Your best bet would be to try and access dedicated academic journals, and post-graduate dedicated dissertations (depending on how motivated you are). Good luck! Oops, I forgot Ravel, never mind...

If you can't notate/MIDI it yourself, it's NOT your music!

In these modern days to be vulgar, illiterate, common and vicious, seems to give a man a marvelous infinity of rights that his honest fathers never dreamed of. - Oscar Wilde
Posted on Sun, Mar 20 2011 20:49
by knolan
Joined on Fri, Jun 25 2010, Posts 5
Thanks for the pointers -

I will definitely follow up on the Ravel pointer. I have the Debussy books recommended - and although they are all very interesting, they do not provide harmonic analyses. I realise this questions sounds like a 'how is it done' question, but I feel there is a gap in general musical vocabulary at the high end of harmonic progression and their melodic / rhythmic connections that we could all do with. For example, while Piston's Harmony covers 'beyond common practice' harmony in some detail, outlining issues such as use and function of modal scales and modal chords in major keys, reducing the dominant effect, remote key relationships, independent vertical sonorities, re-evaluation of counterpoint (toward parallel consonance and dissonance..) and a new view on tonality - and while all of these are very helpful - not once in the book does he take, for example, say 32 bars from a Debussy piece like for example the 2nd movement of La Mer, or the opening of Clair de Lune, with a view to explaining what the harmonic sequences are, why the work, their connectivity with melody, their rhythmic importance and so on.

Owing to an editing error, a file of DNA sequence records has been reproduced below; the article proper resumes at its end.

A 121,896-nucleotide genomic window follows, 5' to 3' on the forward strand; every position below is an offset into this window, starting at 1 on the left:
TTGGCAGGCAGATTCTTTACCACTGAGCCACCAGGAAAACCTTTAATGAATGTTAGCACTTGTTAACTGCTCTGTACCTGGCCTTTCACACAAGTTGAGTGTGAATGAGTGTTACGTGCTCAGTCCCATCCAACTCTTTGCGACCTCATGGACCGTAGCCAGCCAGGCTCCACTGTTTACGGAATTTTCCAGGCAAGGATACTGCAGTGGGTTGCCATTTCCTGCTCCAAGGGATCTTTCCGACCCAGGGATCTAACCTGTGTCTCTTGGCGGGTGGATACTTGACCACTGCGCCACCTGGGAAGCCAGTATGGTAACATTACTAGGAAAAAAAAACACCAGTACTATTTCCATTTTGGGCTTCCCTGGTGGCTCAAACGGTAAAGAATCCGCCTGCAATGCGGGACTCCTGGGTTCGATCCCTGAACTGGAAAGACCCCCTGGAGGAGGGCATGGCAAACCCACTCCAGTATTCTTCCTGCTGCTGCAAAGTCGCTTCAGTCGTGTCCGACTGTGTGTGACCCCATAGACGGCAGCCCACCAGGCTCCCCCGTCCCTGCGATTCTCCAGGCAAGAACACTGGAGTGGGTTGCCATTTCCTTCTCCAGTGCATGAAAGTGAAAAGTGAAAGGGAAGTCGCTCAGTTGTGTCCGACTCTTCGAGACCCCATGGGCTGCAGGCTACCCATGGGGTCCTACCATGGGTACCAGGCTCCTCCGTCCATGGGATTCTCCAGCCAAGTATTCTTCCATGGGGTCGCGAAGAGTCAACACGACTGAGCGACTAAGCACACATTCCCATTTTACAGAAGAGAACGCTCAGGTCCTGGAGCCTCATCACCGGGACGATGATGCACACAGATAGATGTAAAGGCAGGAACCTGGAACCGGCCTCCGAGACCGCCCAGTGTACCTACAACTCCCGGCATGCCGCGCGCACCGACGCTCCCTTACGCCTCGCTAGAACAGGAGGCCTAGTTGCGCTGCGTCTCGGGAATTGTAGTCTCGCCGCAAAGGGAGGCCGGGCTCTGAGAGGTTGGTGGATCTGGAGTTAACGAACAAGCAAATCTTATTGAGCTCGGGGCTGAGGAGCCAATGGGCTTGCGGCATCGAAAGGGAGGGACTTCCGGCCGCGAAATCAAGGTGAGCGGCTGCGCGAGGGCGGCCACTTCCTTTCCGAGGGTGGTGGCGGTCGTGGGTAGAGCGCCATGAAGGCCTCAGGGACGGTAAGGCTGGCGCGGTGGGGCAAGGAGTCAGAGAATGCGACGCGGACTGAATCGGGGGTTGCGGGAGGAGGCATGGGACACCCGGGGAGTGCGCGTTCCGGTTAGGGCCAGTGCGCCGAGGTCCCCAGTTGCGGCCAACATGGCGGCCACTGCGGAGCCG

As a self taught composer (who commits massive time to study) I still can't cover it all - and I suspect that there are a great many of us who could really benefit from a few dozen detailed analyses of major scores across the classical genres to learn what they are composed of harmonically, why they work and their emotional impact.